On our yoga mats, we are continually seeking space. We seek space physically through asana with static and dynamic movement. We seek space mentally and emotionally by revisiting our awareness and breath, again and again, to press pause on the continuous hum of mental noise. These techniques allow us to roll up our mats feeling relaxed, rejuvenated, and at-ease in our body and mind. Though there is one other method you’ve likely heard of, though probably not in conjunction with your asana practice. Yoga, meet myofascial release.
Yoga Instructor, RAD Master Coach, and myofascial release therapist Denelle Jarro Numis blends these two healing modalities. Through her experience leading asana-based myofascial release classes, Denelle helps us to understand how releasing and mobilizing restricted “fascia”—the network of connective tissue that exists throughout the body—isn’t a task limited to your gym-cool-down. Instead, the combination allows us to experience newfound space we can gladly enjoy, both on and off the mat.
The Cobweb of Fascia
As anatomical research and biomechanical knowledge deepens, movement specialists are becoming more curious about fascia and how this soft-tissue structure predicts our relationship between stability and movement. In the simplest terms, if there are restrictions in your fascia (i.e. if the fascia is bound up or tight), there will be restrictions in your body, your movement, and mobility.
Denelle likes to describe fascia as a cobweb. “I think about when cobwebs get woven together—they’re pretty taught and strong and stuck,” she says. “Only when you touch them and pull things away does there become more space and, inevitably, more room to move around.” Myofascial release, which is done using various tools like massage balls and foam rollers, is “the pulling at the cobweb”—the liberation of restricted tissue to create space.
So why does this soft-tissue get tight on us, causing a lack of mobility, imbalances and asymmetry? Denelle explains the body keeps score of traumas bestowed on us by lifestyle, movement patterns and history. “Trauma exists from a myriad of activities, whether it’s injuries, whether it’s emotional pain, whether it’s a sedentary lifestyle or a really super active lifestyle,” she says. “We’re continually trying to recover from whatever has been done to the body.” The medicine? In Denelle’s words, “Roll out the issues in your tissues.”
Creating Space to Move
Denelle is a Vinyasa gal herself, but explains strength and flexibility aren’t the only things that need honing and balancing. “It’s also important to find ways to move space in the body,” she says. For Denelle, combining myofascial release with asana has been key. “I like the combination of vinyasa with myofascial release because it’s dynamic and you get to see immediate results from using the tools,” she says. Think deeper poses, less rigidity.
You likely have some props lying around and can combine the two on your own; though to get truly spoiled and learn therapeutic techniques you can take home, make it to a yoga class that incorporates both modalities. Denelle teaches one such class (shout out to our San Diego and San Francisco events, where she’ll be setting up shop, tools and all!) where you’ll experience a shape, followed by myofascial release, and then same shape, revisited.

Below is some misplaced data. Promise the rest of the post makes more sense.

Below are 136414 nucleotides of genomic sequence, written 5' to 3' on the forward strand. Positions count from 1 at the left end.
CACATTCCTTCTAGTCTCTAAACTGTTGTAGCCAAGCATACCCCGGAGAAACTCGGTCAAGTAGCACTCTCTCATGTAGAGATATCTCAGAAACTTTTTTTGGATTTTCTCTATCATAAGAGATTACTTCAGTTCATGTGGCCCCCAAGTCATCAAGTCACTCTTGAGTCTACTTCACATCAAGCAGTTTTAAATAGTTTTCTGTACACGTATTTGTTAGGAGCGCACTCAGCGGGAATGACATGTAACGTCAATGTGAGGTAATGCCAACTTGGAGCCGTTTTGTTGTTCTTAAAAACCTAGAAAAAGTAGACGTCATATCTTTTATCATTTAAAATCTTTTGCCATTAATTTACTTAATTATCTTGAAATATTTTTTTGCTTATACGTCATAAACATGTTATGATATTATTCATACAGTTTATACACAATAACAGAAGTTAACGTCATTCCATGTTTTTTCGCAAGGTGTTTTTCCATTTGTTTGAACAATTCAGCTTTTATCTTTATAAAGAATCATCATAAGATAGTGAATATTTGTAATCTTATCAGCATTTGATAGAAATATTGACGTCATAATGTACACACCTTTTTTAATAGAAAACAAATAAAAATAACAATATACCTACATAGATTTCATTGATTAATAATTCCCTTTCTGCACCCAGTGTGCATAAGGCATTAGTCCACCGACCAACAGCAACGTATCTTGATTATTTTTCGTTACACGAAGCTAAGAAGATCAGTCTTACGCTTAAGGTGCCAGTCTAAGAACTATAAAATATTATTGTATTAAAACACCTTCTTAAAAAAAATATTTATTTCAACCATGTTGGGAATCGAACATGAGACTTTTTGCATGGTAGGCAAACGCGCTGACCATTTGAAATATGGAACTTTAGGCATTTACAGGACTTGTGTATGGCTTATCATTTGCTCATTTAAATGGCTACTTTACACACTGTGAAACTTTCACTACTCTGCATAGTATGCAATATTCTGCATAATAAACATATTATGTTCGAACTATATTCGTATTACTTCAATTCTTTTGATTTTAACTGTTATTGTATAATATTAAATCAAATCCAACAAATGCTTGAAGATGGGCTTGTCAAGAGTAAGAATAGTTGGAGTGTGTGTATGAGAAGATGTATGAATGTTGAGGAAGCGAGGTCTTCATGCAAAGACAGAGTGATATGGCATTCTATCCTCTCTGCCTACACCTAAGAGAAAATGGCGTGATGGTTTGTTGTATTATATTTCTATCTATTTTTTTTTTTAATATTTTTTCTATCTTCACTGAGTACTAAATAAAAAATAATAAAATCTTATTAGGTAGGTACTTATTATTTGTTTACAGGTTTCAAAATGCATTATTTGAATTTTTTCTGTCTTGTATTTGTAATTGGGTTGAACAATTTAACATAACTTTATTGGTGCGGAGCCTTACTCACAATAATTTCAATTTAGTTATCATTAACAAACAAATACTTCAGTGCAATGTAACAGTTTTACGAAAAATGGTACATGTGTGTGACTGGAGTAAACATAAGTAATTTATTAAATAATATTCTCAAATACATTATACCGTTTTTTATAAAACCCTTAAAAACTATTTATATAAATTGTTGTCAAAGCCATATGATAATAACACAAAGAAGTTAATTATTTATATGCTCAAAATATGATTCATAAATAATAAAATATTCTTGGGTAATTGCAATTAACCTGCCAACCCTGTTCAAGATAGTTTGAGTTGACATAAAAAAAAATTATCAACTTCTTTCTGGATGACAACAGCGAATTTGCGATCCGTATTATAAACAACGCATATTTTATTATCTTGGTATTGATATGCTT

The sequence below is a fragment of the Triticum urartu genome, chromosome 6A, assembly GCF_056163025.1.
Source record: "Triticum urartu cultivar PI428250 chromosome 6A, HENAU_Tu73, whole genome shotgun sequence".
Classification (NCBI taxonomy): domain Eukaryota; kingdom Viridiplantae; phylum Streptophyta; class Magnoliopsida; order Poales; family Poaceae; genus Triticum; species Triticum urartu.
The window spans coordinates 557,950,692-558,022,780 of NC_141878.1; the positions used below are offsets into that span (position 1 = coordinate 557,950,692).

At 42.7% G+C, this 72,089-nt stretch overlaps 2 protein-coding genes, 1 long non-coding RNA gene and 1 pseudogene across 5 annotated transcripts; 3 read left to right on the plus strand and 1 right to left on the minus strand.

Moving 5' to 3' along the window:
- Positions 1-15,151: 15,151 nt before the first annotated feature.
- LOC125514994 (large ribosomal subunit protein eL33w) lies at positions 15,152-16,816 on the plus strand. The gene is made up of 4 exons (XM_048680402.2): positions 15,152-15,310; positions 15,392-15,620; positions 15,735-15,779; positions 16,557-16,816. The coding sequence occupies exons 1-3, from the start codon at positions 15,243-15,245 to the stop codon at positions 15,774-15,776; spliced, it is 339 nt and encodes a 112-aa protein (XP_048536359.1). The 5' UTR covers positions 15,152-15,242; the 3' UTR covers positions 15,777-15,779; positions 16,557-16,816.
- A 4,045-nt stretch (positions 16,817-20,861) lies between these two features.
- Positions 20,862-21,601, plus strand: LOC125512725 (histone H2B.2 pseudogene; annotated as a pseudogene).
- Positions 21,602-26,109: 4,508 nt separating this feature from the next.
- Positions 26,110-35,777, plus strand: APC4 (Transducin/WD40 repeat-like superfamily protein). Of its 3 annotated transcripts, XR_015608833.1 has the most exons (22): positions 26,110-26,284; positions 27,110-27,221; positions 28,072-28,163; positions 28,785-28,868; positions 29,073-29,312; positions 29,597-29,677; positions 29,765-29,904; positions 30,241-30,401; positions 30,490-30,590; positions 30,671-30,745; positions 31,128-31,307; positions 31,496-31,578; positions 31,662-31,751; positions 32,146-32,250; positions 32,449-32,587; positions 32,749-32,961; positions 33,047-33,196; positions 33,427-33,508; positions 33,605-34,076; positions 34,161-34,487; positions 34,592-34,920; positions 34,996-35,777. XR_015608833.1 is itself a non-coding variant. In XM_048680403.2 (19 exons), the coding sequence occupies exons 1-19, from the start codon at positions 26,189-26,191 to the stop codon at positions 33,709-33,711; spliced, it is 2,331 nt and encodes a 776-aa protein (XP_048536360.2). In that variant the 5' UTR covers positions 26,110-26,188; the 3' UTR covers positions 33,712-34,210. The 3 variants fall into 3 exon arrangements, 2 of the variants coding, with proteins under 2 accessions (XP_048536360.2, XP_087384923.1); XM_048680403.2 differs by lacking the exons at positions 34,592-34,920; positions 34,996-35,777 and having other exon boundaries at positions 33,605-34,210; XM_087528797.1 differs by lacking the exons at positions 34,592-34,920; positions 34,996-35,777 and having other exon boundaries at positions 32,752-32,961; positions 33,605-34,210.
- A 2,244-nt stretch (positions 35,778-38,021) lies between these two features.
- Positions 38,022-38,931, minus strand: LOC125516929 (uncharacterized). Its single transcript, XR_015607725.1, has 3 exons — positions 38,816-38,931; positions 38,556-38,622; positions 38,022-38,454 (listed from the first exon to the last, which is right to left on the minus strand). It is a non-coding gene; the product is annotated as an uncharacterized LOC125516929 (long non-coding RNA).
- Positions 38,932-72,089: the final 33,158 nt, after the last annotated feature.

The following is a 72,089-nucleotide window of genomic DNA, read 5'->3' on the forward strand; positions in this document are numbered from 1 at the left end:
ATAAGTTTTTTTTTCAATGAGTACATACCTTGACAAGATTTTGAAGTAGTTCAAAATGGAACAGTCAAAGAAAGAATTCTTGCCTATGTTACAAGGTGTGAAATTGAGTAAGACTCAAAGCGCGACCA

She explains the reason for this test/re-test method: “It’s a chance for you to see how your body naturally moves in space, and then work with myofascial release, try it again, and see how much more space and mobility you have in the body.” The second time around, the shape evolves both visually and viscerally. Visually, it’s often a deeper expression of the pose. Viscerally, there is a feeling of liberation, sustainability, and comfort.
Take Triangle Pose, for instance, which is a shape Denelle loves her students to experience before and after using myofascial release. “Mostly, I like rolling out the quadriceps and the hamstrings,” she says. Denelle explains this allows for more space in the hip-socket, which leads to extra length in the sides of the body. Other areas worth targeting include the side body and back body, as well as heart-opening stretches, which all lend additional room in Trikonasana.
This yogini/myofascial release expert seems to have the balance down between her dynamic Vinyasa classes and much slower myofascial release practice. Yet she reiterates there is no one-size-fits-all. That goes for your choice of exercise or class style, and combination of the two. She urges, “You have to find what works for you and don’t be afraid to try something new.”
So whether you don running shoes before rolling out those cranky IT bands, or lay on a tennis ball mid-home practice, one thing is for sure. I think it’s time we all roll out the issues in our tissues.
Kacey Janeen Waxler is a California-based yoga instructor and writer on the hunt for adventure and good stories. Her words can be located amongst noteworthy brands including Corona Extra, Athleta, and Darling Magazine, and in the flesh she can be found reading unapologetically from the glow of a headlamp, geeking out over sequencing, or neck deep in a deliciously hot bath. Follow her adventures at @kaceyjaneen or kaceyjaneen.com.